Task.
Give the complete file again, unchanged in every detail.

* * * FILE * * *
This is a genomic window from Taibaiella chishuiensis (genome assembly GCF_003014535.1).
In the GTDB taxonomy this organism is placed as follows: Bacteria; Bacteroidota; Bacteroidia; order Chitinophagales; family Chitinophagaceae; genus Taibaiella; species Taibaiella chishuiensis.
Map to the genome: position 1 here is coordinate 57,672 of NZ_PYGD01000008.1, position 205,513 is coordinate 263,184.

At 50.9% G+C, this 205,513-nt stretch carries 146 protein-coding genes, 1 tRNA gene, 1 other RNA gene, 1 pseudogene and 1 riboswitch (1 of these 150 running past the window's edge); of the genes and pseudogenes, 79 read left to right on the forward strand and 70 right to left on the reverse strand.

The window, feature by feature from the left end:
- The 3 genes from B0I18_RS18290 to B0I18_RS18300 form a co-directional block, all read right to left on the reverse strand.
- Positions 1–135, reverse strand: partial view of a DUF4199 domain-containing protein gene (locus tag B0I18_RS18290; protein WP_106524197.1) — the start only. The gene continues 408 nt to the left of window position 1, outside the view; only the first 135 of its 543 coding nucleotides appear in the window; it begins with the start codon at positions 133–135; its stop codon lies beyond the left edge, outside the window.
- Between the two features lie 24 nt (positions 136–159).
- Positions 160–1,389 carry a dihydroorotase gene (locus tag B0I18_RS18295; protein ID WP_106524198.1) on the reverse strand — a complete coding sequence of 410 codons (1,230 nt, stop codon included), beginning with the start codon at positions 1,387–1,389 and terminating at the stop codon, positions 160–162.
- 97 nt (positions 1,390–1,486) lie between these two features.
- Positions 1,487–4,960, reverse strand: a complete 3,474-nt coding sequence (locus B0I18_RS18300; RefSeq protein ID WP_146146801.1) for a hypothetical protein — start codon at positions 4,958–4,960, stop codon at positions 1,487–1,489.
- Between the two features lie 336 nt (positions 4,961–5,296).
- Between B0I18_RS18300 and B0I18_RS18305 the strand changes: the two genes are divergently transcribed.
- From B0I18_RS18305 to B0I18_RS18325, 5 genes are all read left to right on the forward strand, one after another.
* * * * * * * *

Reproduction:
This is a genomic window from Taibaiella chishuiensis (genome assembly GCF_003014535.1).
In the GTDB taxonomy this organism is placed as follows: Bacteria; Bacteroidota; Bacteroidia; order Chitinophagales; family Chitinophagaceae; genus Taibaiella; species Taibaiella chishuiensis.
Map to the genome: position 1 here is coordinate 57,672 of NZ_PYGD01000008.1, position 205,513 is coordinate 263,184.

At 50.9% G+C, this 205,513-nt stretch carries 146 protein-coding genes, 1 tRNA gene, 1 other RNA gene, 1 pseudogene and 1 riboswitch (1 of these 150 running past the window's edge); of the genes and pseudogenes, 79 read left to right on the forward strand and 70 right to left on the reverse strand.

The window, feature by feature from the left end:
- The 3 genes from B0I18_RS18290 to B0I18_RS18300 form a co-directional block, all read right to left on the reverse strand.
- Positions 1–135, reverse strand: partial view of a DUF4199 domain-containing protein gene (locus tag B0I18_RS18290; protein WP_106524197.1) — the start only. The gene continues 408 nt to the left of window position 1, outside the view; only the first 135 of its 543 coding nucleotides appear in the window; it begins with the start codon at positions 133–135; its stop codon lies beyond the left edge, outside the window.
- Between the two features lie 24 nt (positions 136–159).
- Positions 160–1,389 carry a dihydroorotase gene (locus tag B0I18_RS18295; protein ID WP_106524198.1) on the reverse strand — a complete coding sequence of 410 codons (1,230 nt, stop codon included), beginning with the start codon at positions 1,387–1,389 and terminating at the stop codon, positions 160–162.
- 97 nt (positions 1,390–1,486) lie between these two features.
- Positions 1,487–4,960, reverse strand: a complete 3,474-nt coding sequence (locus B0I18_RS18300; RefSeq protein ID WP_146146801.1) for a hypothetical protein — start codon at positions 4,958–4,960, stop codon at positions 1,487–1,489.
- Between the two features lie 336 nt (positions 4,961–5,296).
- Between B0I18_RS18300 and B0I18_RS18305 the strand changes: the two genes are divergently transcribed.
- From B0I18_RS18305 to B0I18_RS18325, 5 genes are all read left to right on the forward strand, one after another.